What trade-offs are you willing to make? Perhaps the latest, greatest software offers far more capability than you would ever need, at a price that’s hard to justify. Perhaps employees will be as productive and effective if you save money with streamlined software.
Technology is updated and upgraded often. In some cases, it pays to keep up (when it comes to cybersecurity, for example) but in other cases, changes are cosmetic or superfluous to your needs. Consider your objectives and review existing capabilities before buying new ones.
» Decide upfront what you need
Imagine you’re comparing voice over internet protocol (VoIP) phone systems. A small business with no international customers and no intention of expanding internationally may not need international calling as a feature. However, if international expansion is something you’re actively targeting, it’s worth spending the extra funds for that feature.
» Shop around
It’s easy to stick with suppliers you know, but there might be better options on the market that you’re unaware of. Make sure you look at all your options before making a final decision.
» Think ahead, but remain flexible
Thinking only of the now means looking only at price. Thinking ahead means you understand that value can be delivered over time. Putting too much faith in your long-term plans leaves you no room for flexibility if things change. It’s important to balance all of these things.
You might buy a system you’re not yet ready to use because you are planning to get to that point in a few years. But technology might have changed by the time you get there, meaning the system is already outdated. That’s one of the benefits of cloud technology – you can scale up or down as your needs change.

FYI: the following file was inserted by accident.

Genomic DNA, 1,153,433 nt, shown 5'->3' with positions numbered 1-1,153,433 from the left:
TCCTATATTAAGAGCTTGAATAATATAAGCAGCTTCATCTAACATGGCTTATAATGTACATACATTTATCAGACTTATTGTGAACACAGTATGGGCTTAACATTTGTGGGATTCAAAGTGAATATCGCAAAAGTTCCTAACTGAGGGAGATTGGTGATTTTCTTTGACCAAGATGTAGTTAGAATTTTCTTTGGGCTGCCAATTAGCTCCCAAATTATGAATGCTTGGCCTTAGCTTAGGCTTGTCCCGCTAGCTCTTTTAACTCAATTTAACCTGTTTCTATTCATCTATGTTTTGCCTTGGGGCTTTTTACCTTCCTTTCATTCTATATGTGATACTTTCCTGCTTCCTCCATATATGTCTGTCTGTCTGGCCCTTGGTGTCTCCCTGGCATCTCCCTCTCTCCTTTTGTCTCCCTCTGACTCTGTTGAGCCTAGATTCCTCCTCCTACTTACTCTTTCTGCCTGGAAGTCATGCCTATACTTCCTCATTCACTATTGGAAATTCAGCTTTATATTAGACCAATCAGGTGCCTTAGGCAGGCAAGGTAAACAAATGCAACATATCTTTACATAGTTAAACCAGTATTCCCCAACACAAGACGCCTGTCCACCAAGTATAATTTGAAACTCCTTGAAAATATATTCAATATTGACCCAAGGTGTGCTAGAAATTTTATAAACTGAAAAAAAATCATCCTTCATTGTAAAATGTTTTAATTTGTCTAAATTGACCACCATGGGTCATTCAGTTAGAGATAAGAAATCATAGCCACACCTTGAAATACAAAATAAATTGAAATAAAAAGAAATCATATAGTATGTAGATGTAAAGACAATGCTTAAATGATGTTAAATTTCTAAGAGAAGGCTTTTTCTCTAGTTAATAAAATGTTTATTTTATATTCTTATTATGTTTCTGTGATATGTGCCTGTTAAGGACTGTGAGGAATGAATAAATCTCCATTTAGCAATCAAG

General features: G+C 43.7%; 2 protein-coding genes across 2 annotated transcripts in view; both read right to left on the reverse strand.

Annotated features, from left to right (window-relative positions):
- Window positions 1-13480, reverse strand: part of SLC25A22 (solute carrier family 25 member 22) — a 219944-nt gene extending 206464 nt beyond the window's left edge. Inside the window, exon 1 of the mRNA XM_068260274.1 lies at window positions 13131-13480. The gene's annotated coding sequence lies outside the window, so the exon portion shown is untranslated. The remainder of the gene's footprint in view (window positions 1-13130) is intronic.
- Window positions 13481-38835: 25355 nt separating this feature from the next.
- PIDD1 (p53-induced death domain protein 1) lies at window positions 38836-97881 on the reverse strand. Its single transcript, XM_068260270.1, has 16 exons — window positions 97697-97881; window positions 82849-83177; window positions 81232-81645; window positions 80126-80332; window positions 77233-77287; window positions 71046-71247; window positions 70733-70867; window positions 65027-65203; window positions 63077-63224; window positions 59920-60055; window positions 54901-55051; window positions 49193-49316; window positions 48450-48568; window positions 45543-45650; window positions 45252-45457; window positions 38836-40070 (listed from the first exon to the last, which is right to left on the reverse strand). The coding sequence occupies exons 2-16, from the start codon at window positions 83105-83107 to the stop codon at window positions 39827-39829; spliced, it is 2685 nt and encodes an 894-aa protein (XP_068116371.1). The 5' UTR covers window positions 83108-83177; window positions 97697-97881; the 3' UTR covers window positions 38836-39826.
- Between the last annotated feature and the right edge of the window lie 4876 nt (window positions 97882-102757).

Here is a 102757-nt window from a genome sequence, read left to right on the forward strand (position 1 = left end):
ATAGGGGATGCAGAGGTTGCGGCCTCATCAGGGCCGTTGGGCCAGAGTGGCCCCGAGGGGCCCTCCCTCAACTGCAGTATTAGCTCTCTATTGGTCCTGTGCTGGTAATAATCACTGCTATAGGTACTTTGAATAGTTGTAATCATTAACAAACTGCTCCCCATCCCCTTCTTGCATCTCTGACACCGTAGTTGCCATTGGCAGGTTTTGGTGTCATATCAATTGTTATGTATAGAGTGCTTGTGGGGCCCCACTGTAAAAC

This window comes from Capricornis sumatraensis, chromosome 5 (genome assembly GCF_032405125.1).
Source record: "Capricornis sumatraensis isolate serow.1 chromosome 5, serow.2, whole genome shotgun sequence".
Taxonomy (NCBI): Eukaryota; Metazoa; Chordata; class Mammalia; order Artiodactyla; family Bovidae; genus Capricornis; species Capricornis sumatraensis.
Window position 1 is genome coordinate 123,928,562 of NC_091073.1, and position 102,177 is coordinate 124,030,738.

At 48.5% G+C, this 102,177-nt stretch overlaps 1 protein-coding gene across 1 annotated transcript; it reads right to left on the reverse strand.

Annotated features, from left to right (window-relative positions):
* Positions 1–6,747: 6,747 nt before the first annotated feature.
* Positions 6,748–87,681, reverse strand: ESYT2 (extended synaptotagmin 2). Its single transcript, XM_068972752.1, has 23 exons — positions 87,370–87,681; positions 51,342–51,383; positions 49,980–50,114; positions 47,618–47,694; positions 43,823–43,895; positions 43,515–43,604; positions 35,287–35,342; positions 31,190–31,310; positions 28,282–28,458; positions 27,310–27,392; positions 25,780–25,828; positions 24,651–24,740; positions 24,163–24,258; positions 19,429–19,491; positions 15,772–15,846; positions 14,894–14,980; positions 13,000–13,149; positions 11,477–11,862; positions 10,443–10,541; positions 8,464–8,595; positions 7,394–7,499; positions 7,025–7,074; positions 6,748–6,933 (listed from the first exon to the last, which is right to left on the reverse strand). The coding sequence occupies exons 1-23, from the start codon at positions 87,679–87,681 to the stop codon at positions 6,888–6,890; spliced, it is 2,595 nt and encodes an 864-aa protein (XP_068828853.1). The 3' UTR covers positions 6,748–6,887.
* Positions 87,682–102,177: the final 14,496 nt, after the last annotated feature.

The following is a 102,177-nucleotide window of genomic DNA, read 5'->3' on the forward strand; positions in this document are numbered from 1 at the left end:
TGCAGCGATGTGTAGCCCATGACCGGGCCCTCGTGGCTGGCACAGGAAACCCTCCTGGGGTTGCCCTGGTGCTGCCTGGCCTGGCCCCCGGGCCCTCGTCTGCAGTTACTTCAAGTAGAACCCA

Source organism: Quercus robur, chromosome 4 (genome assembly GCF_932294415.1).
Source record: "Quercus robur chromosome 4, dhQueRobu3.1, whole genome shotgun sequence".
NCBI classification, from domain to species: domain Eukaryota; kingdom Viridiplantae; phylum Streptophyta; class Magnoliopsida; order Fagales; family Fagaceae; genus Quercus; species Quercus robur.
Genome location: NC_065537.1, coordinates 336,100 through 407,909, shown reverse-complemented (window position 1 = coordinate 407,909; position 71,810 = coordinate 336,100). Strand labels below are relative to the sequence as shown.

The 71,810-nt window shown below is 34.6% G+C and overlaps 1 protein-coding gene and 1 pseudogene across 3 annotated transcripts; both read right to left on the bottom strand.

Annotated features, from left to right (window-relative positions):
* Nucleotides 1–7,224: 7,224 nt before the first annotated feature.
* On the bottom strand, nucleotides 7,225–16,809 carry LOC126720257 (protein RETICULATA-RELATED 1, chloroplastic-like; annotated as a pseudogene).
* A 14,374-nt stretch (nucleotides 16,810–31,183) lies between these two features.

» Choose the right IT services model
A break-fix model is a common approach to business IT, where the IT service provider will perform a specific service when required (e.g. repairing a computer) and bill the company for that service as a once-off.
However, this is a reactive approach. You can't anticipate lost productivity costs while you wait for technology repair. A service vendor may also be busy, which could mean downtime while you wait for them to reach your business.
Another option is a managed service provider (MSP) – a third-party IT services provider that partners with a business to manage its IT requirements on an outsourced basis, usually on a month-to-month or fixed-term contract. This is different to on-demand outsourced IT services,
MSPs will cover part or all of a business’s IT requirements, as agreed upon in a contract or service level agreement (SLA), which defines the exact services the MSP will render. This is a more proactive approach to IT.
However, you need to understand whether the MSP is offering you good value or not. Again, the value will differ per business, which is why good MSPs often offer a range of packages to cater to different needs.
It’s worth flagging that you may also derive more value from engaging IT professionals who know your industry. This ensures they can offer you beneficial insights into tech advances, and help you to find a competitive advantage.